Perhaps Democrat true believers thought the Obama juggernaut was really ready to roll, once health care reform was passed. In a way they were right, but it was more like a train rolling back down a grade that it could not climb. In fact, the Obama Express had reached its high-water mark. Its greatest days were already behind it.
In April, the Deepwater Horizon drilling platform exploded and sank in the Gulf of Mexico. Oil started spewing out of the broken wellhead, a mile under the sea, and the Obama “never-waste-a-crisis” White House sprang into action. Using delaying tactics so obvious that even the slavering Obamaphile media could see through them, Mr. Obama’s administration did everything possible to let the spill cause maximum shore damage. This included blocking foreign oil-sweepers that could have captured most of the oil far from shore. Mr. Obama and his minions continued to proclaim that he was fully engaged to “stop the damned leak” – and that he was “kicking ass” – but the public was wise to the situation and refused to buy the story. Mr. Obama came off looking like a small boy trying to be tough.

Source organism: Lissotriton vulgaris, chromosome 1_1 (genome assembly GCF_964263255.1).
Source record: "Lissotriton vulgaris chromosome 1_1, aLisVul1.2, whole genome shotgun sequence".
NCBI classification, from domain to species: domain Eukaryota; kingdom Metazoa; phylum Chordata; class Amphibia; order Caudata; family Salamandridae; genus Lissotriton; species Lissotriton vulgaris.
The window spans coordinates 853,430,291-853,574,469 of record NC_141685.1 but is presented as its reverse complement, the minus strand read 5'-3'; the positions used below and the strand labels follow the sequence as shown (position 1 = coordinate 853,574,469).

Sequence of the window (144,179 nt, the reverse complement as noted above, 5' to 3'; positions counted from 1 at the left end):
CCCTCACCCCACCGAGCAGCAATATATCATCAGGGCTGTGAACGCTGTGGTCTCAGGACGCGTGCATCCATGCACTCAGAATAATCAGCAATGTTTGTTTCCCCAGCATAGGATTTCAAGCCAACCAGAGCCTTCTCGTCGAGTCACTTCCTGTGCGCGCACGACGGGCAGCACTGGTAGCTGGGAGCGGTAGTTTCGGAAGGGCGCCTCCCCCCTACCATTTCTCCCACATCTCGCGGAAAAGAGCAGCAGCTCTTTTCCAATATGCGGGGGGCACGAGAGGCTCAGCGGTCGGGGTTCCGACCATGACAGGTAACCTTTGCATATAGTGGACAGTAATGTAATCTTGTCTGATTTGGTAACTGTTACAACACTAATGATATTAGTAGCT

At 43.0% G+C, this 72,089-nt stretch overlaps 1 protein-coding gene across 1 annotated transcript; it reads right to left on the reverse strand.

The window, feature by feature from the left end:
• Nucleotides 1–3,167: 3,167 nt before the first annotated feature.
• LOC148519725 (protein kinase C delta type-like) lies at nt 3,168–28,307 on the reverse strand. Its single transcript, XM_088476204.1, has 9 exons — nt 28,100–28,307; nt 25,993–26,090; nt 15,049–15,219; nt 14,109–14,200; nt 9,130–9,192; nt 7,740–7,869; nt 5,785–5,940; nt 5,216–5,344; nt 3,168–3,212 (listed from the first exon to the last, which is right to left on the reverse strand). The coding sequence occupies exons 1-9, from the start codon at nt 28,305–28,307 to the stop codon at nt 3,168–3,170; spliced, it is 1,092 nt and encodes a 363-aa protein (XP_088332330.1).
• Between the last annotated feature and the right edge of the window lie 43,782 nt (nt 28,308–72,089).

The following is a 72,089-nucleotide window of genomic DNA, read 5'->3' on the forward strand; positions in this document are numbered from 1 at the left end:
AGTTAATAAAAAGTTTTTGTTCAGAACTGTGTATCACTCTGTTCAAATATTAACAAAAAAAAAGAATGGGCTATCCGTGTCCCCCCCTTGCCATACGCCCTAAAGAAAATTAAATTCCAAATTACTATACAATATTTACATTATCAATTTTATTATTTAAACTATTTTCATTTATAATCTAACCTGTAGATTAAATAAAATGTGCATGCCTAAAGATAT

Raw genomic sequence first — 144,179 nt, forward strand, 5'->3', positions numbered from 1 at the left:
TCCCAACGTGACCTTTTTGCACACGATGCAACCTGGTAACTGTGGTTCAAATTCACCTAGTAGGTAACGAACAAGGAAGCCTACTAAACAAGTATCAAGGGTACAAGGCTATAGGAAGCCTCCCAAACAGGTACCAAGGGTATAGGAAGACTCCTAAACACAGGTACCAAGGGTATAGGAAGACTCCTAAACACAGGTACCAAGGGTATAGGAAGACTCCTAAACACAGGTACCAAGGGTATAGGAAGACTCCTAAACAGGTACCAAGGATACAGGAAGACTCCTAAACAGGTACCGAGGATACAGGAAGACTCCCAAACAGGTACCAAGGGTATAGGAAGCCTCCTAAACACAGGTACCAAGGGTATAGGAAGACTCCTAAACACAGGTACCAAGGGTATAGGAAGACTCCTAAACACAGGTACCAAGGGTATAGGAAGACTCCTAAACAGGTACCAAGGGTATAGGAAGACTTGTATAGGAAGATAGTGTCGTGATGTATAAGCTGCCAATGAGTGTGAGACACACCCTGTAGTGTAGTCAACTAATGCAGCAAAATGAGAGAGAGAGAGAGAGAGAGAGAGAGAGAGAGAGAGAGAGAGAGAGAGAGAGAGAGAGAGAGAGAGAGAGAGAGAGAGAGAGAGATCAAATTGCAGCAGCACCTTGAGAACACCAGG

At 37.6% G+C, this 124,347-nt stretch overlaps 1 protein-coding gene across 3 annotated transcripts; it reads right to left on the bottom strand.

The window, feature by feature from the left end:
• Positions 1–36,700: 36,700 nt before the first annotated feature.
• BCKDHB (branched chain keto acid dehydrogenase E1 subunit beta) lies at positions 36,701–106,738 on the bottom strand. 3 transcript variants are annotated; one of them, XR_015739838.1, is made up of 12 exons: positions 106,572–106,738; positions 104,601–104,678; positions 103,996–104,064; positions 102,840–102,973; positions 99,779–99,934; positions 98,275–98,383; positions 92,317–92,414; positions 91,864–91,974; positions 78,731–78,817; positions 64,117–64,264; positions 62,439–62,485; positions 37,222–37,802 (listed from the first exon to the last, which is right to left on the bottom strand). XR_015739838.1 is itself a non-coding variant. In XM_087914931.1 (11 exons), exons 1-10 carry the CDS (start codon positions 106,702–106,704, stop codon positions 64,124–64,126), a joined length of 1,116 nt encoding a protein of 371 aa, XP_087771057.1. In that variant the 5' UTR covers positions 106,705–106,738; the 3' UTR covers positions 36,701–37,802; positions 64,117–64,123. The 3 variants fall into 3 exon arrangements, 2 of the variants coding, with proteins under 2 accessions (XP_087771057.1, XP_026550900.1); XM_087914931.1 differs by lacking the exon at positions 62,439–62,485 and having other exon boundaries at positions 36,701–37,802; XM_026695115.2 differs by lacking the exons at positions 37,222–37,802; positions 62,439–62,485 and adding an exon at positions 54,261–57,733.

Mr. Obama hoped to use the disastrous spill to get his “cap & trade” bill through the Senate and passed into law. But Democrat senators, feeling the heat from constituents, avoided the poisonous legislation that would tax and limit carbon dioxide emissions and raise energy prices dramatically. The president slapped a 6-month moratorium on new oil drilling in the Gulf of Mexico – ostensibly to ensure that no other leaks would occur, but actually to advance his Green Agenda. The order idled tens of thousands of Gulf workers and got very poor reviews from the public. A federal judge struck down the moratorium, but the president simply reinstated it, in a clear challenge to judicial authority. Media jocks – who would have been shouting from the housetops, had George W. Bush similarly ignored a court ruling – are very quiet in this case. (Another “curious incident of the dog in the night-time…”)
As a steady drumbeat about debt and profligate spending has begun to emanate from voters, Congress suddenly has become skittish about passing any more big-spending bills. A new Son of Stimulus bill failed to pass. Extension of unemployment benefits beyond the current 98 weeks ran into heavy opposition from some Democrats, as well as most Republicans. It finally passed the Senate by a single vote. President Obama signed it into law on July 22. I believe this bill will be recalled by historians as the last significant spending bill passed by Mr. Obama’s Democrat-controlled congress.